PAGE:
Vols show national championship traits, earned over time, in overcoming pesky Purple Aces

KNOXVILLE, Tenn. — When this thing ends in Omaha, as it is destined to do, either with Tennessee hoisting a trophy because it had too much hitting or watching someone else hoist it because the Vols didn’t have quite enough pitching, remember the trouble Evansville caused.

One, because Evansville appears to be done causing trouble. Two, because it matters. It means something. And yes, No. 1 overall seed Tennessee’s 11-6 victory Friday over the Purple Aces to open the Knoxville Super Regional did in fact produce tenuous moments for the home team at Lindsey Nelson Stadium. They were fleeting moments. But in this sport and tournament, those things can feed on themselves and multiply.

That’s part of why Evansville is just the ninth regional No. 4 seed to reach a super regional since this format debuted in 1999. And it helps explain the Knoxville Super Regional of 2022. Sorry to bring it up. But what we’re watching unfold for Tony Vitello’s program has sequel vibes.

That No. 1 overall seed, the overwhelming tournament favorite with no discernible holes other than its own wild-eyed ferocity, did not handle the pressure and lost to Notre Dame in three games. This one — also ubertalented but not as balanced, featuring just one true starter — is not the clear favorite. It comes off clear-eyed, though.

Take senior catcher Cal Stark, for example. It was 2-1 Evansville in the top of the third, the Purple Aces having chased starter Chris Stamos from the game and now getting to AJ Causey. Causey is really the starter in this pairing, with the Vols hoping Stamos can deliver two or three innings of left-handed quality to set up Causey’s submarining, soft-tossing right arm.

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But Evansville prompted Vitello to switch early with a two-run Cal McGinnis homer off Stamos. A slick 5-4-3 double play to end the bottom of the second further emboldened the purple-clad cheering section along the third-base line.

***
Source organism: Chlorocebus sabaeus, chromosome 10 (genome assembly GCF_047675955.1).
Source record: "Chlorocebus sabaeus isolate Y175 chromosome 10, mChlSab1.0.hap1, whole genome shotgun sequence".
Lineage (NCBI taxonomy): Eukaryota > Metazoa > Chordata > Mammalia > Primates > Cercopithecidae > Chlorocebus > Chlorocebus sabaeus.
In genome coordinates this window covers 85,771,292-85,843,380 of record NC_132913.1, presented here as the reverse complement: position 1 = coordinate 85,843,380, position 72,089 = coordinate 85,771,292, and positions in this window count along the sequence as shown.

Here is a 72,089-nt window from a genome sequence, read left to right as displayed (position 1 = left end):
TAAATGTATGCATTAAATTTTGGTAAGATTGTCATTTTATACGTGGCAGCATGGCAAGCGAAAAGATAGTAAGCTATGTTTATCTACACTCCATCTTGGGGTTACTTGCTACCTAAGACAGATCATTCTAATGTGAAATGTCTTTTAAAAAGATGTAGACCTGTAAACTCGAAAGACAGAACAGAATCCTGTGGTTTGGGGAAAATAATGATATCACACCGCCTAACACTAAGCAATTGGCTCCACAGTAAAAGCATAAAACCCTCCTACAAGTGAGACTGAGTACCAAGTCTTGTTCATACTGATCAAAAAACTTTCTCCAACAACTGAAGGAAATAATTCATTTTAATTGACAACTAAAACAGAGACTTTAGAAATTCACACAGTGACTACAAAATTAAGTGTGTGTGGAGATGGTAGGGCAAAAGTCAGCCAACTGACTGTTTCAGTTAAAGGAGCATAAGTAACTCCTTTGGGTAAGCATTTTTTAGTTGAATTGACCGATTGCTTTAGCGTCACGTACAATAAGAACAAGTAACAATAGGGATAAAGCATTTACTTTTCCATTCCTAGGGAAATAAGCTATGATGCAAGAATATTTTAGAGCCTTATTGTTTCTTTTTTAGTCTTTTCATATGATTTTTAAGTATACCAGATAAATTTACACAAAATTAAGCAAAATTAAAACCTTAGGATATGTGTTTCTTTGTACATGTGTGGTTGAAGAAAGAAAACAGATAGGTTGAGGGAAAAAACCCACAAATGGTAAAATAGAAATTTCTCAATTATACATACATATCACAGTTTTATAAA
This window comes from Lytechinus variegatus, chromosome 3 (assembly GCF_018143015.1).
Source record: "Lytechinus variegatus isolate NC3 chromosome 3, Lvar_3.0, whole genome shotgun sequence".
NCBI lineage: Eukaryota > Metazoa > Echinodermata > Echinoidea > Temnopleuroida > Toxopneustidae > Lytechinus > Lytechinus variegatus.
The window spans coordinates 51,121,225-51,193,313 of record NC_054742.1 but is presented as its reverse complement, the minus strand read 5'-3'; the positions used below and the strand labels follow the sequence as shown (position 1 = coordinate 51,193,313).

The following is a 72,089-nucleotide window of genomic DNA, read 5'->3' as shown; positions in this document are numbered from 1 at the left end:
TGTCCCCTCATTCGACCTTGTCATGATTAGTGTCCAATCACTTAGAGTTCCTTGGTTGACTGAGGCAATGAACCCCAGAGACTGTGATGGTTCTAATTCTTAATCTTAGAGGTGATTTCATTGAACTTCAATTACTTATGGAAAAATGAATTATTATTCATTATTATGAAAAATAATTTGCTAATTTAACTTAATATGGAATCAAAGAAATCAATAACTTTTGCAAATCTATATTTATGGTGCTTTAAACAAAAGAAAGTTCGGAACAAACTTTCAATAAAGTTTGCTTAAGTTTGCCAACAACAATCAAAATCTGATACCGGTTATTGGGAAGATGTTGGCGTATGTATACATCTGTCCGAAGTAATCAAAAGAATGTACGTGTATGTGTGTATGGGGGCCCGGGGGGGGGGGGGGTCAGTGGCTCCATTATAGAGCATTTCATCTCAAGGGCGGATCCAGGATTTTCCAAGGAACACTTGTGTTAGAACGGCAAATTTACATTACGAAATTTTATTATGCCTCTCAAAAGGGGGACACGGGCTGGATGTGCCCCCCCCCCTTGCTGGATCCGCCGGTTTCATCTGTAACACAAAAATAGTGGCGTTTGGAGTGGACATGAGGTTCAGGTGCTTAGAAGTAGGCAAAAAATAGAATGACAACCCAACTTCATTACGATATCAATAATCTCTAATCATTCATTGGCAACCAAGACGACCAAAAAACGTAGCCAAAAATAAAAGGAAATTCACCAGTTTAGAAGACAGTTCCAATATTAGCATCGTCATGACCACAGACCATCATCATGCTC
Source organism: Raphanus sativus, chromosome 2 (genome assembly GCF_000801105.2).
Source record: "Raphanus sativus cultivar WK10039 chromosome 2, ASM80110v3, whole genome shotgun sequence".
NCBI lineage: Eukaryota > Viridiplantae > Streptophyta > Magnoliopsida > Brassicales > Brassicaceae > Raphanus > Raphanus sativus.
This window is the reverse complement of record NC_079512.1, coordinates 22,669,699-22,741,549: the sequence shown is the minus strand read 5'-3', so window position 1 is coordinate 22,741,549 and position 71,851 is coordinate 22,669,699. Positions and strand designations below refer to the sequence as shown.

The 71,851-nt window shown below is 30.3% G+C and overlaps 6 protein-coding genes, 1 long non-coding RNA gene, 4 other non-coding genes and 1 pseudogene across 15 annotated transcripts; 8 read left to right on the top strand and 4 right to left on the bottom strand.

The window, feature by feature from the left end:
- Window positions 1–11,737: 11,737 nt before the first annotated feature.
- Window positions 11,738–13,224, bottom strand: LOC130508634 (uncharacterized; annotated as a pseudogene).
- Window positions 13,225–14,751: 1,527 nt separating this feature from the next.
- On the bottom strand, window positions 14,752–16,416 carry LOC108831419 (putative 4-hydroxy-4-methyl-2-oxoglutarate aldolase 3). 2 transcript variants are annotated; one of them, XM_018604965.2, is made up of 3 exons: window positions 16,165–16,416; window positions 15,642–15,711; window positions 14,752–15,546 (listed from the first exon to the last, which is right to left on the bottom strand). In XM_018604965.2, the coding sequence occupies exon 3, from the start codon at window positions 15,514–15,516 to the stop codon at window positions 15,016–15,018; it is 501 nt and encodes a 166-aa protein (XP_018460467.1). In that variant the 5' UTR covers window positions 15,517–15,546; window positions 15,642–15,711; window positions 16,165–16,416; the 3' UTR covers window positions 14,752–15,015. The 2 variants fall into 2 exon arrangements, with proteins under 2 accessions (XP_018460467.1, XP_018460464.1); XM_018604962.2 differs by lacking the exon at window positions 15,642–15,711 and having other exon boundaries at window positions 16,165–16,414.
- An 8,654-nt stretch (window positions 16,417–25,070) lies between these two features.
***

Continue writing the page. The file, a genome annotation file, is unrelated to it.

It was early. But pressure can spike early. It was climbing as Causey walked the leadoff hitter in the third, No. 9 hitter Ty Rumsey.

Rumsey got a great jump toward second on a 2-1 pitch and Stark hopped up to make a throw that was not going to get him. Evansville’s Simon Scherry didn’t do a good enough job of getting out of Stark’s way. Rather than throw, Stark pumped, held up and looked at home plate umpire Greg Charles, noting Scherry’s obstruction. Charles called batter interference.

And, of course, there was a long review and conversations between pretty much every coach and every umpire involved in the game. The call was ultimately upheld. I think it was the right call. I also think, had Stark thrown to second, Scherry likely wouldn’t have obstructed the throw and it simply would have been a stolen base.

Vitello said Tennessee was a “benefactor” in that situation, and that’s true — the benefactor of a savvy catcher finding an edge. Stark followed that up, after Causey hit Mark Shallenberger with a pitch, by picking Shallenberger off first after a swinging strike three on Kip Fougerousse. The inning-ending double play jolted the orange-dominated crowd of 6,195 and seemed to settle the Vols.